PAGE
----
Water Resource Engineers develop new equipment and systems for water resource management facilities across the United States. The systems that Water Resource Engineers create ensure that citizens are provided with a continuous supply of clean, uncontaminated water for drinking, living, and recreational purposes. Water Resource Engineers not only design these water management systems, but often oversee the construction and maintenance of these systems as well. An increasing population and continuous need for more water stimulates this fast-growing industry. A Bachelor's degree and official certification are required to pursue this career, though many Water Resource Engineers also go on to pursue their Masters Degrees.
What Does a Water Resource Engineer Do?
Water Resource Engineering is a specific kind of civil engineering that involves the design of new systems and equipment that help manage human water resources. Some of the areas Water Resource Engineers touch on are water treatment facilities, underground wells, and natural springs.
Water Resource Engineers must create new equipment and systems to increase the effectiveness and efficiency of water treatment and aquatic resource management. A typical workday involves the analysis of data from relevant areas, then designing new or improved facilities to enhance the cleansing effects of the water treatment system. A Water Resource Engineer must take budgetary constraints, government regulations, and other factors into consideration when designing these systems. A Water Resource Engineer may then oversee the construction and implementation of these systems to ensure that they are properly assembled. After completion, they may manage the maintenance of these systems.
Where Does a Water Resource Engineer Work?
Water Resource Engineers spend most of their time in an office looking over data and designing new water resource management systems. However, part of the work day may be spent at construction sites, allowing the Engineer to oversee the construction of their designs. They may also find themselves in more industrial environments when supervising maintenance on advanced equipment. Some Water Resource Engineers choose to travel abroad to participate in large engineering projects.
Most Water Resource Engineers work full-time, with many putting in more than 40 hours a week. This extra time allows them to properly oversee projects and assure that everything is running smoothly.<!- mfunc search_btn -> <!- /mfunc search_btn ->
What Is the Average Water Resource Engineer's Salary?
Water resource engineers, who fall under the broader BLS category of environmental engineers, earned a median salary of $92,120 as of May 2020. The top 10% earned more than $144,670 and the bottom 10% earned about $55,450 during this time.*
What Is the Job Demand for Water Resource Engineers?
The job demand for water resource engineers is projected to increase by 4 percent between 2020 and 2030.* Infrastructures are constantly aging, requiring repair and rebuilding. In addition, a growing population and continual strain placed on our water resources will demand more Water Resource Engineers to create new and more efficient systems.<!- mfunc search_btn -> <!- /mfunc search_btn ->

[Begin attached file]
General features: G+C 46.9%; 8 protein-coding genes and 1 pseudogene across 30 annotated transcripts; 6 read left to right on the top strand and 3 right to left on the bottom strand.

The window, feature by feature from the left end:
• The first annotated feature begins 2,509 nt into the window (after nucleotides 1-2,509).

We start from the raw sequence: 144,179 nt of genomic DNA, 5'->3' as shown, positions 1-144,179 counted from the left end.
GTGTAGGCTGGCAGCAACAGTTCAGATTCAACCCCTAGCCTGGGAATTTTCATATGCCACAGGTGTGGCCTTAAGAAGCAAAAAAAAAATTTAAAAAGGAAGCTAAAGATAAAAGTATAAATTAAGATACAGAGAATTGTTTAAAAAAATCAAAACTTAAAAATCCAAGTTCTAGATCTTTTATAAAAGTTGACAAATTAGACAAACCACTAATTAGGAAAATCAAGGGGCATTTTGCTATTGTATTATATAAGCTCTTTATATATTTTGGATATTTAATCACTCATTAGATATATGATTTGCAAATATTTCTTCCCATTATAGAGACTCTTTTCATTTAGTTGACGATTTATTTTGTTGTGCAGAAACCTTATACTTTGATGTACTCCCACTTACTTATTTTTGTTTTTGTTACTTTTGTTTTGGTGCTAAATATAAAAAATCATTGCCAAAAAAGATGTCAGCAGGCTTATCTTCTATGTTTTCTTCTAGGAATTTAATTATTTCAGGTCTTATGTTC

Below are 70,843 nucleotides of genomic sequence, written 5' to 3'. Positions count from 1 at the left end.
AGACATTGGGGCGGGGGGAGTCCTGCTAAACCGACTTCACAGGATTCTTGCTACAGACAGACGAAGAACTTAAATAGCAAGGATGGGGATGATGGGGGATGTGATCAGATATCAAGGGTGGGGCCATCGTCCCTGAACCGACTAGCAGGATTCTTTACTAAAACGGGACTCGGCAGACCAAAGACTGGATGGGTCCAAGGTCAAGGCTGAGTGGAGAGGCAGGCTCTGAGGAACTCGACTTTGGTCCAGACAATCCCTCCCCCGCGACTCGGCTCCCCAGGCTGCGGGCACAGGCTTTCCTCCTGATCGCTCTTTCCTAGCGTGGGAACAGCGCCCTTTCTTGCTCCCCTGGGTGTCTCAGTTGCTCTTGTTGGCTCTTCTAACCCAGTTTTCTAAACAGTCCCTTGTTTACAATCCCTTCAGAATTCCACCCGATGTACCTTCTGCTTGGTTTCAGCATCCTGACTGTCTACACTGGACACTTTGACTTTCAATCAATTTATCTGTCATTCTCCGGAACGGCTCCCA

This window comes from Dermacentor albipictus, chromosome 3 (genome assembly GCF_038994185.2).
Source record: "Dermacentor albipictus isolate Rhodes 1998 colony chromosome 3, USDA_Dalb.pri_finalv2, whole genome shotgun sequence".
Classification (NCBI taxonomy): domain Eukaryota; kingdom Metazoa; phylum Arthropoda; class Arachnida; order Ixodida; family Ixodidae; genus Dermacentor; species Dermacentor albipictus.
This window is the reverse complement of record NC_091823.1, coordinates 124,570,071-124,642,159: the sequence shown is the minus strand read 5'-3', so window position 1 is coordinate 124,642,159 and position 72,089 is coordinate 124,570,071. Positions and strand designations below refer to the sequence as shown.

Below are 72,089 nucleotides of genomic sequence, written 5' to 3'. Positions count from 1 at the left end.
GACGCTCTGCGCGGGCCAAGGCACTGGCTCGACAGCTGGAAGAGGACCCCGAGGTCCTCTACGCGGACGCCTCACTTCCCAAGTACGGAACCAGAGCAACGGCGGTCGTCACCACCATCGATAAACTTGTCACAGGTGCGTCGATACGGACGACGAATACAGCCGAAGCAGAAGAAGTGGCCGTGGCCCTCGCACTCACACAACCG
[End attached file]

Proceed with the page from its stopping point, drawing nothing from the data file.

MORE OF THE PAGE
What Are the Education Requirements to Become a Water Resource Engineer?
Water Resource Engineers are expected to obtain a Bachelor's degree at minimum. Some states also demand that you attend an ABET-accredited program to help with the licensure process, a requirement for all engineers.
Obtaining licensure usually involves passing the Fundamentals of Engineering (FE) Exam, then becoming a Civil Engineering (CE) Intern or an Engineer-in-Training (EIT) for a designated amount of time. The exact requirements for obtaining licensure vary from state to state.
Many Water Resource Engineers go on to pursue their Masters Degrees. In fact, one in five Civil Engineers pursue higher education. This not only increases chance of hire, but also increases the possibility of landing a higher-paying management position.
Degrees Related to Water Resource Engineering<!- mfunc search_box_body ->
What Kind of Societies and Professional Organizations Do Water Resource Engineers Have?
Water Resource Engineers and those who wish to become Water Resource Engineers can look to the following government sites for guidance:
- Water Laws & Regulations From the U.S. Environmental Protection Agency (EPA)
The EPA is a U.S. government agency that regulates environmental law to protect the country's natural resources and public health. Water Resource Engineers must be familiar with the country's laws and regulations surrounding water in order to build safe, legal systems that can benefit the public.
Water Resource Engineers can also browse through these organizations and websites for valuable resources:
- American Academy of Water Resource Engineers (AAWRE)
AAWRE is a non-profit dedicated to advancing the education and knowledge of ethical practices to Water Resource Engineers. They provide a Diplomate, Water Resource Engineer (D.WRE) certification that helps Water Resource Engineers gain specialized knowledge in the industry and increase hirablility.
- American Society of Civil Engineers (ASCE)
ASCE is a professional organization for civil engineers across all disciplines. ASCE provides education and career opportunities, conferences around the country, as well as links to professional publications and other information resources. This can be a valuable resource to civil engineers, including Water Resource Engineers.
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*2020 US Bureau of Labor Statistics salary figures and job growth projections for environmental engineers reflect national data not school-specific information. Conditions in your area may vary. Data accessed September 2021.